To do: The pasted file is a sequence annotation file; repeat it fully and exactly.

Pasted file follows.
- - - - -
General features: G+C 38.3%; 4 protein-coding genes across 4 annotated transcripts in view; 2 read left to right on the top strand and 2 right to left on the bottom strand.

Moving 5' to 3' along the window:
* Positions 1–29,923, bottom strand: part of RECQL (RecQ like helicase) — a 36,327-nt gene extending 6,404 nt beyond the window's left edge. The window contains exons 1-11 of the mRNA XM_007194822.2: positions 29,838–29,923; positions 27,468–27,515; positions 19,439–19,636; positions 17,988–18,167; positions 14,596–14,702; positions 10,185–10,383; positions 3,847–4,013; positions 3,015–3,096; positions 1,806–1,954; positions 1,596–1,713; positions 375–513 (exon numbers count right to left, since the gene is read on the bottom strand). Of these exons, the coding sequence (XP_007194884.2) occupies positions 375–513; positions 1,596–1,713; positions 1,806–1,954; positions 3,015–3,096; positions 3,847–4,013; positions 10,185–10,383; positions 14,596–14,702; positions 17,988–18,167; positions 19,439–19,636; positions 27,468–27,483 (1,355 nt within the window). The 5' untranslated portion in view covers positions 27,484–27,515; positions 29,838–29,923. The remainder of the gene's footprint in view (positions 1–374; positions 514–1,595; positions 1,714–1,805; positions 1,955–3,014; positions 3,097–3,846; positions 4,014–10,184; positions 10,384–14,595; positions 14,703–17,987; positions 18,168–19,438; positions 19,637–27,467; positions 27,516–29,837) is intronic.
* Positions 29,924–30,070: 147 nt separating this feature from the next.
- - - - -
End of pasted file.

General features: G+C 38.3%; 4 protein-coding genes across 4 annotated transcripts in view; 2 read left to right on the top strand and 2 right to left on the bottom strand.

Moving 5' to 3' along the window:
* Positions 1–29,923, bottom strand: part of RECQL (RecQ like helicase) — a 36,327-nt gene extending 6,404 nt beyond the window's left edge. The window contains exons 1-11 of the mRNA XM_007194822.2: positions 29,838–29,923; positions 27,468–27,515; positions 19,439–19,636; positions 17,988–18,167; positions 14,596–14,702; positions 10,185–10,383; positions 3,847–4,013; positions 3,015–3,096; positions 1,806–1,954; positions 1,596–1,713; positions 375–513 (exon numbers count right to left, since the gene is read on the bottom strand). Of these exons, the coding sequence (XP_007194884.2) occupies positions 375–513; positions 1,596–1,713; positions 1,806–1,954; positions 3,015–3,096; positions 3,847–4,013; positions 10,185–10,383; positions 14,596–14,702; positions 17,988–18,167; positions 19,439–19,636; positions 27,468–27,483 (1,355 nt within the window). The 5' untranslated portion in view covers positions 27,484–27,515; positions 29,838–29,923. The remainder of the gene's footprint in view (positions 1–374; positions 514–1,595; positions 1,714–1,805; positions 1,955–3,014; positions 3,097–3,846; positions 4,014–10,184; positions 10,384–14,595; positions 14,703–17,987; positions 18,168–19,438; positions 19,637–27,467; positions 27,516–29,837) is intronic.
* Positions 29,924–30,070: 147 nt separating this feature from the next.